Royal Commission's interim report stokes investor fears
Buying opportunities remain as investors wait for the Royal Commission's recommendations
We'll have to wait till February 2019 for the Financial Services Royal Commission's (RC) proposals with Friday's interim report providing more questions than answers.
In the meantime, investors appear to be filling in the blanks with a list of worries. After a brief flurry following the interim report's publication, share prices in the banking and wealth management sectors have resumed their recent falls.
Large fines and compensation look certain; but, as long-term investors, we're more concerned about likely changes to industry profitability and structures.
It seems likely, for example, that banks will be forced to tighten up on their lending standards. This has the potential to reduce lending growth, while increasing costs as banks are required to look at affordability on an individual basis rather than relying on standardised templates.
In recent years, for example, the banks have been relying heavily on the Household Expenditure Measure (HEM) as a benchmark for affordability in lieu of individual expense verification. There are obvious drawbacks with this in terms of accuracy, but the HEM also tends to understate actual expenses. So a shift back towards individual assessment is likely to reduce loan amounts as well as increase costs.
That would have a direct impact on banks' profitability, but there may also be second order effects if tighter lending standards exacerbate an already fragile housing market. We'll be watching closely.
The risk of significant structural change appears greater for the wealth management industry than for the banks. In particular, the Royal Commission has highlighted the conflicts of interest within vertically integrated structures, where the same company provides investment products and advice about those products.
AMP and IOOF Holdings use this type of model, as do the wealth divisions of the major banks (although, with the exception of Westpac, they've already made the decision to sell their wealth businesses).
The Royal Commission seems certain (we would hope) to recommend much tighter regulation of these structures, but it's possible that it will recommend banning them entirely.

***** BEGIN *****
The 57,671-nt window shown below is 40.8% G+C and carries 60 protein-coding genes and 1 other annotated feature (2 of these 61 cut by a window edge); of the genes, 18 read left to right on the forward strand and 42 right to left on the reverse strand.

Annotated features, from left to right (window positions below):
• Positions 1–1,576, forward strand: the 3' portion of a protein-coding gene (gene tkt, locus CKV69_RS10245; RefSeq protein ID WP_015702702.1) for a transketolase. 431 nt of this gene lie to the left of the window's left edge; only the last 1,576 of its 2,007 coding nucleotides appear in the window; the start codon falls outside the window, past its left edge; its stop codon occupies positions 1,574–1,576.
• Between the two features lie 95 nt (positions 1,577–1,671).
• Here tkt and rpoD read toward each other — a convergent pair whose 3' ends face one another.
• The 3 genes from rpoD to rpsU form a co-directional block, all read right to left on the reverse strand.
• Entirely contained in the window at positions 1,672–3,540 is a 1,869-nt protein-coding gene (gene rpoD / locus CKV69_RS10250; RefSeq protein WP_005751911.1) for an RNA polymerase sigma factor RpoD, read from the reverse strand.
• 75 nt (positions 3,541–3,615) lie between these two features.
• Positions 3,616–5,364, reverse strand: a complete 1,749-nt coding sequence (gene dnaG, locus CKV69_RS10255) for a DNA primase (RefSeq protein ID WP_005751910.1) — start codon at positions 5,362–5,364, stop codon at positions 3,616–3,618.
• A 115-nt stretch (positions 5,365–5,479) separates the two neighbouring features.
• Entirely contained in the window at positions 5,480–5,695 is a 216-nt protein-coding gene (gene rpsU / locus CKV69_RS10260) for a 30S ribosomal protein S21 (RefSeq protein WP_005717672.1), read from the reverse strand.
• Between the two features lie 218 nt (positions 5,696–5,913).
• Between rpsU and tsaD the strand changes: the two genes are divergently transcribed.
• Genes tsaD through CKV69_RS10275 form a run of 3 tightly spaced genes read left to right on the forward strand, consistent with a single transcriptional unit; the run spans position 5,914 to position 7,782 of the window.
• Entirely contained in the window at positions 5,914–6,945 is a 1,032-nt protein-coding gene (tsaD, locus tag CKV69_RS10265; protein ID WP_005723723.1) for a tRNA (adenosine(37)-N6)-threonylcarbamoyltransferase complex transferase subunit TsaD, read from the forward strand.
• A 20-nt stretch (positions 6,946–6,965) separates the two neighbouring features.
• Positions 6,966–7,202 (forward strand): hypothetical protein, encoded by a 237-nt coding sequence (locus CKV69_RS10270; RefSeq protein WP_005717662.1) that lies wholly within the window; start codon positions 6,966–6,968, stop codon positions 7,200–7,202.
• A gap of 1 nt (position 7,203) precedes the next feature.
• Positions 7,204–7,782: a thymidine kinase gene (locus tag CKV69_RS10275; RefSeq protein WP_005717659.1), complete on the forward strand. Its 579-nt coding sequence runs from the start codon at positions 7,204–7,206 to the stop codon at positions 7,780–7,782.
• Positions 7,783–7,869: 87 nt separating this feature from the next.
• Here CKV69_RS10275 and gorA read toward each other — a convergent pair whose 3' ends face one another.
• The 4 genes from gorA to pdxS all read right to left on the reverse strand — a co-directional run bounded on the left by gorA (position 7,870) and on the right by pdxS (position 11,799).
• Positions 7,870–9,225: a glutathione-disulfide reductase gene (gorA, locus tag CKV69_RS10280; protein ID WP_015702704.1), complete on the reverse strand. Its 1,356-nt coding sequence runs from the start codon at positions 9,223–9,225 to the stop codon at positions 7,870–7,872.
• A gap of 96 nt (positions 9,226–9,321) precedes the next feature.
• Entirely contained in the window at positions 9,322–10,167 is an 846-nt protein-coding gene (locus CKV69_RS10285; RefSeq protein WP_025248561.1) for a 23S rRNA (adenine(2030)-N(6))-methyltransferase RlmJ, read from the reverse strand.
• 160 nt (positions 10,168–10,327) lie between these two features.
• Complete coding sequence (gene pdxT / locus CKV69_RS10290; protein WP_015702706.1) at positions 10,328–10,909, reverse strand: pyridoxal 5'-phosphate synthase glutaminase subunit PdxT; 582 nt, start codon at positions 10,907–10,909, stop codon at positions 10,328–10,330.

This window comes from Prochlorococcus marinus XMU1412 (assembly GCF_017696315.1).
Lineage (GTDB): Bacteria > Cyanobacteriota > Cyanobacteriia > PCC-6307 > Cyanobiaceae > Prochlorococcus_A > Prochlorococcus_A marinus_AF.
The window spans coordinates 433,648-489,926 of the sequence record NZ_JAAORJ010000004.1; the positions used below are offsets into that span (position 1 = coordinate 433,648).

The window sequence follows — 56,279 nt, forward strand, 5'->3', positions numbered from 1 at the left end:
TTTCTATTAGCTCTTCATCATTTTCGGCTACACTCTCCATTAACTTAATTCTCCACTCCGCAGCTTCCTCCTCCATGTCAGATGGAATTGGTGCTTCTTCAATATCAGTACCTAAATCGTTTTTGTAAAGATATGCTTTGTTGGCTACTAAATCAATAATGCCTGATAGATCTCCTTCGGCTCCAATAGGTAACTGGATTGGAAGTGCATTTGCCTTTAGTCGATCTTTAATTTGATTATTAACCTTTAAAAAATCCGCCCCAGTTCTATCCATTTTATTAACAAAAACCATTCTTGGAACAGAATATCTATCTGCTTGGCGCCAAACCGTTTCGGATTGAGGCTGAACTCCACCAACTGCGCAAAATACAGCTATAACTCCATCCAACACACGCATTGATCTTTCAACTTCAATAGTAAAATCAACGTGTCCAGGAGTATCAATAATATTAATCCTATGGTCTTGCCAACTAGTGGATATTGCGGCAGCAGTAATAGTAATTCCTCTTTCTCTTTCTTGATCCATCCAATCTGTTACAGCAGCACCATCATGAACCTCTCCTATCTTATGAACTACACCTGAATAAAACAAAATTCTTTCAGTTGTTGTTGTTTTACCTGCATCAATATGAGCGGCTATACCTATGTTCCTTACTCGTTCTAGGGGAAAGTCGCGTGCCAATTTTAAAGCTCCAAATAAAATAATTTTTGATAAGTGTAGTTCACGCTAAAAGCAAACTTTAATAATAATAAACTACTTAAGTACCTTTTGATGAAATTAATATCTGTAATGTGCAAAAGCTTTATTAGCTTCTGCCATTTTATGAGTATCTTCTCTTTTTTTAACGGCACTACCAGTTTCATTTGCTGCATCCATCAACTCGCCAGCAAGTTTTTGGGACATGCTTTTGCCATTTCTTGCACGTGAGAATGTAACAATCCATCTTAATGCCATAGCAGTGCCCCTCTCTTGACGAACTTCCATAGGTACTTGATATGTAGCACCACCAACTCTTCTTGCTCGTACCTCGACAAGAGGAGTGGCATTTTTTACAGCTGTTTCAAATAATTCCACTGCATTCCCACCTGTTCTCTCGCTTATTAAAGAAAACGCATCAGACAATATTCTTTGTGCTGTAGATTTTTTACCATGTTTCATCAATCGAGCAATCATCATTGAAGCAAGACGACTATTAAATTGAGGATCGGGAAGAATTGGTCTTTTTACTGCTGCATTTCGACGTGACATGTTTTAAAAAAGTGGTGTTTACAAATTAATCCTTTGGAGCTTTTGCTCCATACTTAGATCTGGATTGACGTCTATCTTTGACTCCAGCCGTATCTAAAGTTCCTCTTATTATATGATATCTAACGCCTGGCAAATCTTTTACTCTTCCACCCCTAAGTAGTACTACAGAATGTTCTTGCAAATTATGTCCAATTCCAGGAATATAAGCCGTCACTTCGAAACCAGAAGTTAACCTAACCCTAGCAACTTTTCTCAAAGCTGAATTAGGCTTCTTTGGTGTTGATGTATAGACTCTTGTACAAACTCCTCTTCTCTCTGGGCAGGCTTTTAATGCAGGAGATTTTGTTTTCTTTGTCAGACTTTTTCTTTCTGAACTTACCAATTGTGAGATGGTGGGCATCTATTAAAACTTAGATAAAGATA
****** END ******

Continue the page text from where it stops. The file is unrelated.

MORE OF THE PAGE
Such a move would reduce these businesses' ability to distribute their investment products, and thereby reduce their value - particularly the ones (like AMP) that rely most heavily on their advisers as a distribution channel.
However, we think an outright ban remains unlikely. There are good reasons to have advisers owned by large groups: it provides economies of scale to help with structures around education and compliance, reduces the number of entities for regulators to supervise and gives someone to sue when things go wrong.
Yet the risk remains, investors are nervous and share prices are down.
Such conditions can provide compelling opportunities. With hindsight we were too early to upgrade IOOF to Buy in April, but the value on offer is more compelling at current levels. The company is well managed, has a good track record and the acquisition of ANZ's wealth management division should be very positive in the long run.
All that has been overshadowed by a poor showing in August at the Royal Commission's fifth round of hearings on superannuation. The Commission's interim report only covers the first four rounds of hearings, so IOOF didn't get a mention and investors are nervous about what may appear in the final report. However, IOOF's transgressions appear to be a far cry from those of AMP and the major banks and it has mounted a strong defence.
No doubt there has been widespread wrongdoing in the industry and it's good to see the Royal Commission rooting it out. We hope and expect tighter regulation to come from it. But at the same time the economy needs strong banks and it needs a wealth management industry to direct our savings to suitable investments. We're keeping our eyes open for further opportunities.
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